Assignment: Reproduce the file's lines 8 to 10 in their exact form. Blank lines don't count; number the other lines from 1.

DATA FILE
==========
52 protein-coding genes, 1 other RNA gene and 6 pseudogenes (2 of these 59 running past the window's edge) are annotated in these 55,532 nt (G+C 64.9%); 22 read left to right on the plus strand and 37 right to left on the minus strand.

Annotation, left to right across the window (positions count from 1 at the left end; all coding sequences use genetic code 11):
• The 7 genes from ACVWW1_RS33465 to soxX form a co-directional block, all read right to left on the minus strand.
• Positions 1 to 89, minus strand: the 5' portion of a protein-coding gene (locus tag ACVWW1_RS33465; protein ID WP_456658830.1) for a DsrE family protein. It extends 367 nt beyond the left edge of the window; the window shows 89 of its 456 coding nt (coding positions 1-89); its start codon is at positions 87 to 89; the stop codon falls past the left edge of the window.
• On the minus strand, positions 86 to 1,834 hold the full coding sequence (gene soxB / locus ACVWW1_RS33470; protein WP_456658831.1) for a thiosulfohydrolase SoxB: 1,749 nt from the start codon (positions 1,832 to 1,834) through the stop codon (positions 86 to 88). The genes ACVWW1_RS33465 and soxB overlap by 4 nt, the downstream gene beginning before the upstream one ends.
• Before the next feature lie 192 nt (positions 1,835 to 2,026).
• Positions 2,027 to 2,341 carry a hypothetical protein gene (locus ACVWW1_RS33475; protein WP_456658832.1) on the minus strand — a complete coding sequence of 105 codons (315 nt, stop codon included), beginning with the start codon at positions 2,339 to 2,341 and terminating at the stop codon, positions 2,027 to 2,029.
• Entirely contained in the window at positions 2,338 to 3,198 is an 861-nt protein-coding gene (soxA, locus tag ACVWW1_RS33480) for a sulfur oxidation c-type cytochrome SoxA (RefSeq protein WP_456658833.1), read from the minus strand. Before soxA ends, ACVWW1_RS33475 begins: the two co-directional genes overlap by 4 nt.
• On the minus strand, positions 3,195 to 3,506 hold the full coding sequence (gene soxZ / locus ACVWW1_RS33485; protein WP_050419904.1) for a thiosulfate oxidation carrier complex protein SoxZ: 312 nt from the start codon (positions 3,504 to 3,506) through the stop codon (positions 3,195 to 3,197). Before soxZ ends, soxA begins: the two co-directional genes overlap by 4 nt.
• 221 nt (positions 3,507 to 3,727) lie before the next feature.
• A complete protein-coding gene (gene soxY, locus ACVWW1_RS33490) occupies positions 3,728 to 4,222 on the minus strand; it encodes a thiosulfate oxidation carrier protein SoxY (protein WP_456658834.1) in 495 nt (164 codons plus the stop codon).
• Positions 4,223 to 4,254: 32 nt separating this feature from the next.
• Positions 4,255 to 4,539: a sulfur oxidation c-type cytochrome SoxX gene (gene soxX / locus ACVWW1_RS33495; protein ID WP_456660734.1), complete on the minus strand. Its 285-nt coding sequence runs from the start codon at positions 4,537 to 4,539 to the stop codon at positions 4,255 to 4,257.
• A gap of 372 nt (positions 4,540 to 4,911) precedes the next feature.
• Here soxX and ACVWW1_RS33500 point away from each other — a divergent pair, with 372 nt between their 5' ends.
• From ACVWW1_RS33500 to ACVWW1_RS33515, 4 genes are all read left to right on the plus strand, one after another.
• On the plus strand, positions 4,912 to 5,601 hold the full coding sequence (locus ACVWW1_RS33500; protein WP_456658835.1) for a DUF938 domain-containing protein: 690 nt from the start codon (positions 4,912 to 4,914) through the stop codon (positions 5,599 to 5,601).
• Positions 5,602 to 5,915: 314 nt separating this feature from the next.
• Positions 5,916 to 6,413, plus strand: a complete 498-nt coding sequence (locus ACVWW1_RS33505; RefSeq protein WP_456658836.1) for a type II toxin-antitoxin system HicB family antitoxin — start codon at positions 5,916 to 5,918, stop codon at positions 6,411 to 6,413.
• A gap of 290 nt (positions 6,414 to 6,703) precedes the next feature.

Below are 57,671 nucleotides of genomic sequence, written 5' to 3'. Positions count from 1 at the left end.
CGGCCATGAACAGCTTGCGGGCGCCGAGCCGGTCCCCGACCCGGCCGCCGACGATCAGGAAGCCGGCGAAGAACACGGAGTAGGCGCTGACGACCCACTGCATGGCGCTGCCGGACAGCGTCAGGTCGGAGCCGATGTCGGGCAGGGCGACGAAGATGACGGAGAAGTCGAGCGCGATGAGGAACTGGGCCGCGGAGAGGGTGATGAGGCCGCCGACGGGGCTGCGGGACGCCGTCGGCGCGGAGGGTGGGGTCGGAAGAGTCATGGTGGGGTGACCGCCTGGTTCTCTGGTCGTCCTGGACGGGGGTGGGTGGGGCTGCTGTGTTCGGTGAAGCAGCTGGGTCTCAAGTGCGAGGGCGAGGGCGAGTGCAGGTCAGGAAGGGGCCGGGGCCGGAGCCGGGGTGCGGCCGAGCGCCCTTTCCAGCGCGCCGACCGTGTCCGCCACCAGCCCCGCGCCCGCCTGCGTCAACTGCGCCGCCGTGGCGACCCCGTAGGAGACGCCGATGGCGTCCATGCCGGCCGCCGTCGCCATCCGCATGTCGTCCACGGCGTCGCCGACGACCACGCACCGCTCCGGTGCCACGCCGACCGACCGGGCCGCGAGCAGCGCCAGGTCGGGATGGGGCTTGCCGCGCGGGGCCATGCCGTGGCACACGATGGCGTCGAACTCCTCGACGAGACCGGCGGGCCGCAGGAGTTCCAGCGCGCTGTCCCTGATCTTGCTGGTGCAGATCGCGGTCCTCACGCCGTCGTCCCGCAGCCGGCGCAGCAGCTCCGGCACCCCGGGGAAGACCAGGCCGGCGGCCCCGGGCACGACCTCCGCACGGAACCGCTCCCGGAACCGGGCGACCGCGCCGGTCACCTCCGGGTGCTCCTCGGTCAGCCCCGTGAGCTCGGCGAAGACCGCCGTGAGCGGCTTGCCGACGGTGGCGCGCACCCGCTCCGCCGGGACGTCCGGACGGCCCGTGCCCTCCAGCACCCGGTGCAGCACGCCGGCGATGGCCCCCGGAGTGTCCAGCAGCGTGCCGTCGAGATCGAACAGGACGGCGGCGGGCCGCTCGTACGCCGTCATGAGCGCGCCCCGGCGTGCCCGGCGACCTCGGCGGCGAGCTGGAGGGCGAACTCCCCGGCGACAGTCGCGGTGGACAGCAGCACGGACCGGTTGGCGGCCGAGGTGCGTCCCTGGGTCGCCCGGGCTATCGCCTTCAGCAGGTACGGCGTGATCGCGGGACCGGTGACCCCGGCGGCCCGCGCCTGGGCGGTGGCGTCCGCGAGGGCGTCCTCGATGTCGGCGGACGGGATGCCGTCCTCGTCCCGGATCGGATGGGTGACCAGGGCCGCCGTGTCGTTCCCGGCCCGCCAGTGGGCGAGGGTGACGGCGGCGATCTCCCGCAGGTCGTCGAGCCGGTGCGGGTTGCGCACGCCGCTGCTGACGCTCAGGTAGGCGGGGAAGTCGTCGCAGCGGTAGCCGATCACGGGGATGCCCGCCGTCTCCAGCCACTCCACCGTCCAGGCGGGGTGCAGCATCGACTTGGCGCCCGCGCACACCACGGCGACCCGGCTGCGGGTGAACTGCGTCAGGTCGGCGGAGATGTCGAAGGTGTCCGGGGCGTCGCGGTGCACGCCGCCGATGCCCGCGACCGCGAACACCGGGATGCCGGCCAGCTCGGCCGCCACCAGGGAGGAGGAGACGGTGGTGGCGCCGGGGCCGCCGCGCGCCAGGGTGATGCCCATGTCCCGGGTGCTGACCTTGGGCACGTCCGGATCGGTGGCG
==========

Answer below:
• Entirely contained in the window at positions 2,338 to 3,198 is an 861-nt protein-coding gene (soxA, locus tag ACVWW1_RS33480) for a sulfur oxidation c-type cytochrome SoxA (RefSeq protein WP_456658833.1), read from the minus strand. Before soxA ends, ACVWW1_RS33475 begins: the two co-directional genes overlap by 4 nt.
• On the minus strand, positions 3,195 to 3,506 hold the full coding sequence (gene soxZ / locus ACVWW1_RS33485; protein WP_050419904.1) for a thiosulfate oxidation carrier complex protein SoxZ: 312 nt from the start codon (positions 3,504 to 3,506) through the stop codon (positions 3,195 to 3,197). Before soxZ ends, soxA begins: the two co-directional genes overlap by 4 nt.
• 221 nt (positions 3,507 to 3,727) lie before the next feature.